6. (Courtesy of CTV Montreal) How about they change the damn laws about drunk driving! You kill someone you spend the rest of your life in prison. If you injure someone while you driving drunk you lose your car and license for life. If you are caught again (seeing you loss your license), you go to prison for life, but NO Quebec has to be a forgiving province, bloody BS!
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  8. Le bénéfice du groupe qui détient la bannière Pharmaprix au Québec a atteint 128,3 M$ en augmentation sur les 112,2 M$ pour le deuxième trimestre, il y a un an. Pour en lire plus...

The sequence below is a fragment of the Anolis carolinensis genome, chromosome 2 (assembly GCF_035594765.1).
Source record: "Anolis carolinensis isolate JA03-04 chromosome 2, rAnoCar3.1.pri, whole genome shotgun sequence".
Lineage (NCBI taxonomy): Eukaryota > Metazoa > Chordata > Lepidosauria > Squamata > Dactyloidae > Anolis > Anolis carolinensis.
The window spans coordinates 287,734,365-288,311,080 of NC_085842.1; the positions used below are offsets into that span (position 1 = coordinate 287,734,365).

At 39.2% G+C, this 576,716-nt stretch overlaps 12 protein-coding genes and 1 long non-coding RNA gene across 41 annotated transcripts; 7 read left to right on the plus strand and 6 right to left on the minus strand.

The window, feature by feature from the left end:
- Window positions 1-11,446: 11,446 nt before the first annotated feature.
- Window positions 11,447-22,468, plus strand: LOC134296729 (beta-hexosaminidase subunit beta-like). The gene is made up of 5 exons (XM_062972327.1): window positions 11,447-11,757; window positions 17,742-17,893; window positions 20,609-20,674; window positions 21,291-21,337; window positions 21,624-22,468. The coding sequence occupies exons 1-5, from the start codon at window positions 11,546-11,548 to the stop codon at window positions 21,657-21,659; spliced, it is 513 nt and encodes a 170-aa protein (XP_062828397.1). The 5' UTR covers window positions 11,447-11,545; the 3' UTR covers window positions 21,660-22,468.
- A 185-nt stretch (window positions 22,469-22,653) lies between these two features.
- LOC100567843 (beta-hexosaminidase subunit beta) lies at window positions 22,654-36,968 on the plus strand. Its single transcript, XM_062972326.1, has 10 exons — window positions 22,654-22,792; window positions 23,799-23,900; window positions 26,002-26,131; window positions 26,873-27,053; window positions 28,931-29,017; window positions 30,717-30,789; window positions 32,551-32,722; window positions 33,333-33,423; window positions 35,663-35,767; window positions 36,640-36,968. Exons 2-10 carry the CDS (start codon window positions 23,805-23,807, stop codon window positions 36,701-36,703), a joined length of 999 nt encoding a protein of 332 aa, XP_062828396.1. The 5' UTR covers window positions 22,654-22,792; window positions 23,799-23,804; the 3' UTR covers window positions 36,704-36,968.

9. Consortium a welcome booster shot for pharmaceutical research PETER HADEKEL, The Gazette Published: 8 hours ago Up to $48 million over four years could be pumped into drug discovery in Quebec under an innovative new consortium that links governments, pharmaceutical companies and universities. The Quebec Consortium for Drug Discovery, announced last week by Economic Development Minster Raymond Bachand, could be a welcome shot in the arm for the pharmaceutical and biotech sectors in Montreal. The industry has a significant presence in Quebec, with 145 companies, nearly 21,000 jobs, and five centres for basic pharmaceutical research. About $550 million in new investments have been announced since 2006. But like the rest of the industry worldwide, the biopharmaceutical companies operating here have been struggling to find and develop the next generation of blockbuster drugs to treat more complex medical conditions. The easy discoveries have been made. For example, it's a lot easier to develop a product to lower blood pressure than one that enhances memory in an Alzheimer's patient. Meanwhile, regulatory requirements are rising amid public concern over drug safety and efficacy. And the cost and time it takes to develop a new drug and bring it to market continue to increase. Bachand hopes to create some new momentum and capitalize on the research strengths already here. The plan is to create a public-private partnership that will foster research at the pre-competitive stage. Private sector participants are AstraZeneca, Merck Frosst and Pfizer Canada, with each expected to kick in $5 million over five years. University players include McGill, the Université de Montréal, Université Laval and the Université de Sherbrooke. Government funding will come from Quebec's Ministry of Economic Development and its Fonds de la recherche en santé du Québec. The federal government has been asked to chip in through its Networks of Centres of Excellence program. Small biotech companies can also participate by applying for funding from the consortium for their own research projects. The initial amount of money may seem small, but the goal is to build new links between the players in Quebec, the consortium's director, Max Fehlmann, said in an interview. The emphasis will be on finding drug-discovery technologies that can benefit the entire industry rather than on finding new molecules per se, he said. The idea is to make that intellectual property available to other investors in the program, who would pay a licensing fee to the discoverer to access the findings. Quebec's program is modeled on similar ventures in Europe and the U.S. The difference, said Fehlmann, is those programs are government-run while this one will be steered by consortium members themselves. The drug venture is also inspired by a similar program in the province's aerospace sector. The Consortium for Research and Innovation in Aerospace in Quebec funds pre-competitive research and licenses the findings to its various industrial partners. Philippe Walker, vice-president of research at AstraZeneca Canada, says "the idea is to develop a kind of neutral, fertile ground where ideas could be exchanged." ne example, he says, could be to find new brain imaging techniques that would help to confirm a diagnosis of Alzheimer's disease and evaluate at an early stage whether new drugs are having an effect on the patient. "This could tap into the historical strengths of various groups in Montreal who have developed imaging technology. "There are a lot of good things happening in Quebec," Walker added. One reason AstraZeneca invested in its Montreal research facility was to be close to academic scientists working here in the pain research field. Collaboration is considered a key to creativity in drug science, because new discovery often comes at the intersection between two disciplines. "It's extremely difficult and complex to develop a new drug," Walker said. "The pharma industry in general, not only in Quebec, is suffering from a reduction in productivity if it's measured by the number of new (products) that are put on the market." On average, the drug industry spends between $800 million and $1.7 billion (over a 12-to-15 year period of research and development) to bring a new product to commercialization, U.S. data show. The Food and Drug Administration in the U.S. backed its collaboration initiative, known as Critical Path, in the hope that it would help to cut delays and costs. And backers of the venture in Quebec are betting it can lead to the same kinds of gains. [email protected] http://www.canada.com/montrealgazette/news/business/story.html?id=d2f98b6b-95bf-4681-9ac3-2de68e832fe2&p=1